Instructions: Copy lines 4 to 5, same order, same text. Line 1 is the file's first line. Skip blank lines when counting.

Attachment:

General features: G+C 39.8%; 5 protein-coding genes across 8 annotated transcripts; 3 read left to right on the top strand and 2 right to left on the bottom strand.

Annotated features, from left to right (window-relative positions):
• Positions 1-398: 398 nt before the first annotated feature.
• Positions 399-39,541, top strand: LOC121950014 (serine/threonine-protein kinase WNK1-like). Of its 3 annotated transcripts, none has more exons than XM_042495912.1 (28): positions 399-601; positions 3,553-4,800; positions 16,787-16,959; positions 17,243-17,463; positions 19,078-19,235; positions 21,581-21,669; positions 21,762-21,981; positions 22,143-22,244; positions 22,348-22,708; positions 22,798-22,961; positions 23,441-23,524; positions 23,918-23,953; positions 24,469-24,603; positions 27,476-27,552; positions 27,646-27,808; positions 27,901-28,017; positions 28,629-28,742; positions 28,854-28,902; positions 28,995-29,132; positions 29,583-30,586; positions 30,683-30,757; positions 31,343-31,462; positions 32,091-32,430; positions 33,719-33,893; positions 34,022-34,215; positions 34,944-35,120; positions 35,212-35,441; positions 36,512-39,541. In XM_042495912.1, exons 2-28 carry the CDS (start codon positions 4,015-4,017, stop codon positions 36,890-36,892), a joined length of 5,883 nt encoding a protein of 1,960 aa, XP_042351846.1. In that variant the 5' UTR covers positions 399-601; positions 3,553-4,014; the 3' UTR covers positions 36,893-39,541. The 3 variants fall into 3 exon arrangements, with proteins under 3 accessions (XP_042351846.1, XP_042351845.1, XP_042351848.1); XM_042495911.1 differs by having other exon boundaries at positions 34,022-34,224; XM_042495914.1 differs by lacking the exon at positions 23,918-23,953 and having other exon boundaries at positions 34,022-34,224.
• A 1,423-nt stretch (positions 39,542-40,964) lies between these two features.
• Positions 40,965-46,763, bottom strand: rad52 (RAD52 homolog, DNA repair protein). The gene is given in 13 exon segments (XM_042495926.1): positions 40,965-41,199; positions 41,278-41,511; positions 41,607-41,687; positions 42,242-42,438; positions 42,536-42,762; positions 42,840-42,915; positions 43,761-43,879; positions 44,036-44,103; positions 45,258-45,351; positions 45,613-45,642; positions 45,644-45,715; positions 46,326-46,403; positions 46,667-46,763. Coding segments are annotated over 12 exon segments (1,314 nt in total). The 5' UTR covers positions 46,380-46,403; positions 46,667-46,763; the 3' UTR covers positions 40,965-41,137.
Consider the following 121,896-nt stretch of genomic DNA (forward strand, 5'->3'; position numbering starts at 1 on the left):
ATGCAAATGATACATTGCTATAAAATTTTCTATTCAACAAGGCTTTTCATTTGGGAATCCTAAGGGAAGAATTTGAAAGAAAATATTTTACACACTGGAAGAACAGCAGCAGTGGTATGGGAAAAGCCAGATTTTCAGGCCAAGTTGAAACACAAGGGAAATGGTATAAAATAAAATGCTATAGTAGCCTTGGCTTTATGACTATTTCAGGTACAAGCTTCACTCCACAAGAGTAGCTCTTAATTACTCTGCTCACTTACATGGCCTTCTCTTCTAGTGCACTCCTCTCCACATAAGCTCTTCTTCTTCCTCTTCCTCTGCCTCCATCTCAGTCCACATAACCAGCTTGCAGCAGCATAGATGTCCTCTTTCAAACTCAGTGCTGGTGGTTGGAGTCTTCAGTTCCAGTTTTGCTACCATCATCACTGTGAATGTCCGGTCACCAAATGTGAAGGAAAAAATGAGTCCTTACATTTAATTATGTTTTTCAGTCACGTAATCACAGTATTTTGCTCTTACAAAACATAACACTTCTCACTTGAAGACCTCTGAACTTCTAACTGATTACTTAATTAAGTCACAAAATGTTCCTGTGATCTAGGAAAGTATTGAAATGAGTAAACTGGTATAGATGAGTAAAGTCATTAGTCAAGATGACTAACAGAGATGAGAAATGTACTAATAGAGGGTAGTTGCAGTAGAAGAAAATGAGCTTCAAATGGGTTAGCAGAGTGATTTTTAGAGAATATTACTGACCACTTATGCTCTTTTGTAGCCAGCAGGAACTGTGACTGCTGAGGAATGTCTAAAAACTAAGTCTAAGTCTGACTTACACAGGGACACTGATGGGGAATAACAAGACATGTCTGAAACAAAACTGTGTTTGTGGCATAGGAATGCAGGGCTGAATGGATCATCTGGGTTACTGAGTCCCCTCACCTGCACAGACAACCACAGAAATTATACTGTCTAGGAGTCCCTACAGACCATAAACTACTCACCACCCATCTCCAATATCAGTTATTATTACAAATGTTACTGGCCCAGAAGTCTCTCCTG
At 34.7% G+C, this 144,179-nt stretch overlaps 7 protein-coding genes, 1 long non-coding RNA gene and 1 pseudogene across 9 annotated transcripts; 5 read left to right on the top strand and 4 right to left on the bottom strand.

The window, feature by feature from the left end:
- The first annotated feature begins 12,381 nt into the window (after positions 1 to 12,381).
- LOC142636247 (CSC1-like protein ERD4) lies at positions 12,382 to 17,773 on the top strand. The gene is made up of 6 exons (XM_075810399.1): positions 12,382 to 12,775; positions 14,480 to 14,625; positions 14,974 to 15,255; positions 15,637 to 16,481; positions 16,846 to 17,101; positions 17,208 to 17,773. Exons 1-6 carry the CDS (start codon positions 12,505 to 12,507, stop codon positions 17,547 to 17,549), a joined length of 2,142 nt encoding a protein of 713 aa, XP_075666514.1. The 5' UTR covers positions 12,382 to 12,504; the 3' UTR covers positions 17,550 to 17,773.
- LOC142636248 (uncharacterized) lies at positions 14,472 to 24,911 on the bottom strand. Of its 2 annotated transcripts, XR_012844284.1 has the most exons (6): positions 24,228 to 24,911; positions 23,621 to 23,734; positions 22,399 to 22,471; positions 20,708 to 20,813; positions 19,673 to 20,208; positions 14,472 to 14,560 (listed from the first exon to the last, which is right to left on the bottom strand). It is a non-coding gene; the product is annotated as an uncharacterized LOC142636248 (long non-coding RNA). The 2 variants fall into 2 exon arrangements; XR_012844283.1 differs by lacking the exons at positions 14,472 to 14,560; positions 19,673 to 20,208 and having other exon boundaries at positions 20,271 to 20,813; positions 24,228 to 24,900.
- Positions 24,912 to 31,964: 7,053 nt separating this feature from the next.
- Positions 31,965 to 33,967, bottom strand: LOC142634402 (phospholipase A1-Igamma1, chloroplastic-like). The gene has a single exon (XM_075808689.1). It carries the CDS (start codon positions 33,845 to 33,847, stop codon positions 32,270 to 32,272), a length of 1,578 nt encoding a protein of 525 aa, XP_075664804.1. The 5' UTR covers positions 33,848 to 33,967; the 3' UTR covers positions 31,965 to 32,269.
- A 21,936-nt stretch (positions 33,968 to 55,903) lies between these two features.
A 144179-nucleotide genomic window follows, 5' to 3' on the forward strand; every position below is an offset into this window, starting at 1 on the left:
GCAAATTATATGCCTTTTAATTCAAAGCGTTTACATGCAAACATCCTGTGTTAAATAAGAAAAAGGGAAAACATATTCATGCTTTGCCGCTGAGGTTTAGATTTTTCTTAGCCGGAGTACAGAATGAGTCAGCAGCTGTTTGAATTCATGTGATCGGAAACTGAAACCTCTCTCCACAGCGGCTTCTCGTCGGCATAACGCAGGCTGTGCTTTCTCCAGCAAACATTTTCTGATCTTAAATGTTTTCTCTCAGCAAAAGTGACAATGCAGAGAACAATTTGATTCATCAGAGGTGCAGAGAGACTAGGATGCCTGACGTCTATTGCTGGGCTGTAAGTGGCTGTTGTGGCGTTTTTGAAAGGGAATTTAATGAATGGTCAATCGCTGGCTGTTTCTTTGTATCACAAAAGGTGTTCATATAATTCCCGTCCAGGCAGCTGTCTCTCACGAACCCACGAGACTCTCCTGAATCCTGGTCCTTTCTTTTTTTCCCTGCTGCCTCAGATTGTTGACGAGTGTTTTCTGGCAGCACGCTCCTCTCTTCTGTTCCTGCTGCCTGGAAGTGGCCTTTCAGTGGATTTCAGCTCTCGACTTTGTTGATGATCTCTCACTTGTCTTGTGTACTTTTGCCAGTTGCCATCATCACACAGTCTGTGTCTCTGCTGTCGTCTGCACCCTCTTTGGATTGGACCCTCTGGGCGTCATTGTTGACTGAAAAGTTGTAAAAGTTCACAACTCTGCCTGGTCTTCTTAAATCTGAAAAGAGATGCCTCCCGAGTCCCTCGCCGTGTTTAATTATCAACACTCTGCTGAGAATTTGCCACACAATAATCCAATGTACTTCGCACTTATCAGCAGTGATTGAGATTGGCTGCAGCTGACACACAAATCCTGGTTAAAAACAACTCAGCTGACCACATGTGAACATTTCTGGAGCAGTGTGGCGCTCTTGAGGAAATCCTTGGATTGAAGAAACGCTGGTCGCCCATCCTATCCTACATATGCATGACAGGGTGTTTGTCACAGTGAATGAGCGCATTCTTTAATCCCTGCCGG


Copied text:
• Positions 399-39,541, top strand: LOC121950014 (serine/threonine-protein kinase WNK1-like). Of its 3 annotated transcripts, none has more exons than XM_042495912.1 (28): positions 399-601; positions 3,553-4,800; positions 16,787-16,959; positions 17,243-17,463; positions 19,078-19,235; positions 21,581-21,669; positions 21,762-21,981; positions 22,143-22,244; positions 22,348-22,708; positions 22,798-22,961; positions 23,441-23,524; positions 23,918-23,953; positions 24,469-24,603; positions 27,476-27,552; positions 27,646-27,808; positions 27,901-28,017; positions 28,629-28,742; positions 28,854-28,902; positions 28,995-29,132; positions 29,583-30,586; positions 30,683-30,757; positions 31,343-31,462; positions 32,091-32,430; positions 33,719-33,893; positions 34,022-34,215; positions 34,944-35,120; positions 35,212-35,441; positions 36,512-39,541. In XM_042495912.1, exons 2-28 carry the CDS (start codon positions 4,015-4,017, stop codon positions 36,890-36,892), a joined length of 5,883 nt encoding a protein of 1,960 aa, XP_042351846.1. In that variant the 5' UTR covers positions 399-601; positions 3,553-4,014; the 3' UTR covers positions 36,893-39,541. The 3 variants fall into 3 exon arrangements, with proteins under 3 accessions (XP_042351846.1, XP_042351845.1, XP_042351848.1); XM_042495911.1 differs by having other exon boundaries at positions 34,022-34,224; XM_042495914.1 differs by lacking the exon at positions 23,918-23,953 and having other exon boundaries at positions 34,022-34,224.
• A 1,423-nt stretch (positions 39,542-40,964) lies between these two features.